The Nelson A. Rockefeller Center for Public Policy and the Social Sciences

Notes from the Field: Della Jung '15

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Student Intern: Della Jung


Internship Organization:
Ministry of Foreign Affairs, Republic of Korea
 
How would you describe your employer in one paragraph? What’s the elevator pitch?
The Ministry of Foreign Affairs (MOFA) of the Republic of Korea establishes and regulates foreign policies, economic diplomacy, and economic cooperation. It also takes part in international economic communities, administers treaties and international agreements, protects and supports overseas Korean nationals, promotes cultural cooperation, and analyzes international affairs. The mission is to improve the socioeconomic and political situation of the Korean people by building peace and development in the Korean Peninsula, Northeast Asia, and the broader global community.
 
What are your specific responsibilities in the organization?
I am working with the International Legal Affairs Bureau and the Cultural Affairs Bureau, Public Diplomacy Division. Some of my main responsibilities include reviewing policy analyses regarding the effectiveness of certain legal and public policies that have passed or are currently being considered by the Republic as well as other international organizations. Another aspect of my internship is to facilitate public diplomacy outreach between Korean locals and foreign peoples that reside in South Korea by organizing cultural events, such as the annual International Public Diplomacy Forum held in Seoul every November and the monthly Cultural Exchange events sponsored by MOFA.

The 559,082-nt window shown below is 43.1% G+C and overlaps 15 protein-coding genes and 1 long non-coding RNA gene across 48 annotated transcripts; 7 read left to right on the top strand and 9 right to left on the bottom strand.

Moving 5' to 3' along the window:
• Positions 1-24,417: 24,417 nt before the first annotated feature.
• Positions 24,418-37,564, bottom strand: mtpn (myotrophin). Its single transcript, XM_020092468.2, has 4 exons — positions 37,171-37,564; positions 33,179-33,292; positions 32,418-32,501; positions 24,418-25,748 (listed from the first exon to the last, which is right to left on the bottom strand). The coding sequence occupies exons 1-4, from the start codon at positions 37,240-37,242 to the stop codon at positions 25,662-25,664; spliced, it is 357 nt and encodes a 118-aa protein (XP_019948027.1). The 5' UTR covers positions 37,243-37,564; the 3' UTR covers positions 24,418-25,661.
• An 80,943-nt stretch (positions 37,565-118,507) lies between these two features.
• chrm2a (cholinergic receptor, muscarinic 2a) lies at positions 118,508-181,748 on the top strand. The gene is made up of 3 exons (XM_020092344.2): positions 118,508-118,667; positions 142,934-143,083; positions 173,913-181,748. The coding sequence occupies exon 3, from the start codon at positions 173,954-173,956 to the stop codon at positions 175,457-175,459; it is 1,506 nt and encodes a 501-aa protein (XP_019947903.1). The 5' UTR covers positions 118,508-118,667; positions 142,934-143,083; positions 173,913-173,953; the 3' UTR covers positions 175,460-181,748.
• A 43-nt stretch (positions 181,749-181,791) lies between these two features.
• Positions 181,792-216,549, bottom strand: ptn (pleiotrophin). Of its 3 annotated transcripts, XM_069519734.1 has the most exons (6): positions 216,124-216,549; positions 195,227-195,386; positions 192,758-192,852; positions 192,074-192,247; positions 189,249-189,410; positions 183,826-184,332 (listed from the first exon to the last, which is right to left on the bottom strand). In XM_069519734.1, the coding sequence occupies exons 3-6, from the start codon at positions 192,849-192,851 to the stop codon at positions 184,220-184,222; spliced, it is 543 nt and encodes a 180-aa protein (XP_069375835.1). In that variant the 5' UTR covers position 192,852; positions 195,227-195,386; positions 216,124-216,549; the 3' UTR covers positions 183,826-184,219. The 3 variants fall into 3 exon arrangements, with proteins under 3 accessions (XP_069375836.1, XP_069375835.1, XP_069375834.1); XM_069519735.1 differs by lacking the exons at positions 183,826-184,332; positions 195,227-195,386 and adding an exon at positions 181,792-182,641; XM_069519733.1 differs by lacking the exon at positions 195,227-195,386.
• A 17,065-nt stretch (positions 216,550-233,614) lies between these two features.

What is your favorite part of the internship so far?
The most rewarding part is attending the monthly Cultural Exchange events sponsored by the Ministry where the other interns and I participate in programs to raise awareness on the broadening cultural diversity in South Korea. By attending these events and reporting research data to the Ministry, I can directly contribute to the implementation processes of public policy initiatives related to cultural diversity.
 
What challenges have you faced so far?
I found it a bit challenging that the Ministry, like any other bureaucratic organization, is very hierarchical in nature. After submitting research reports, I realized that they require approval by multiple officials in order to have them published for public access, which takes several weeks and is very inefficient. I responded to this issue by making my research reports as detailed as possible in order to foresee and avoid potential revisions or clarifications.
 
Broadly speaking, what do you hope to achieve by the end of your internship?
I hope to have contributed to the development and implementation of public policy initiatives and reform related to cultural diversity and international legal and foreign affairs and to have further improved my knowledge of diplomatic relationships.

Rockefeller Center-funded interns reflect on their experiences as part of our Notes from the Field series. The Rockefeller Center helps students find, fund, and prepare for a leave-term internship experience in public policy research, public policy analysis, issue evaluation, or activities which help shape and determine public policy.

 

 

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